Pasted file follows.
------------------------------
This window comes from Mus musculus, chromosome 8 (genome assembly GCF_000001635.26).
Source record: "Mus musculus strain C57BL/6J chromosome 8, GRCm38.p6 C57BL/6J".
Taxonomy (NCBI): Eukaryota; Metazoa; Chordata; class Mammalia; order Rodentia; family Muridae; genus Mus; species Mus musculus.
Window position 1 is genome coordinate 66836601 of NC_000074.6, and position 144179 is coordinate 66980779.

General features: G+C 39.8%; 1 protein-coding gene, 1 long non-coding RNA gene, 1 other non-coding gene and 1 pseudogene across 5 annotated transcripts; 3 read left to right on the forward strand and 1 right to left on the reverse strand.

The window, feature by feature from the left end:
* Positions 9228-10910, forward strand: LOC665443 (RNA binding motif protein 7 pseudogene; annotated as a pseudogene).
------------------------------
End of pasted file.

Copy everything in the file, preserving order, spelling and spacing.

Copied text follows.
This window comes from Mus musculus, chromosome 8 (genome assembly GCF_000001635.26).
Source record: "Mus musculus strain C57BL/6J chromosome 8, GRCm38.p6 C57BL/6J".
Taxonomy (NCBI): Eukaryota; Metazoa; Chordata; class Mammalia; order Rodentia; family Muridae; genus Mus; species Mus musculus.
Window position 1 is genome coordinate 66836601 of NC_000074.6, and position 144179 is coordinate 66980779.

General features: G+C 39.8%; 1 protein-coding gene, 1 long non-coding RNA gene, 1 other non-coding gene and 1 pseudogene across 5 annotated transcripts; 3 read left to right on the forward strand and 1 right to left on the reverse strand.

The window, feature by feature from the left end:
* Positions 9228-10910, forward strand: LOC665443 (RNA binding motif protein 7 pseudogene; annotated as a pseudogene).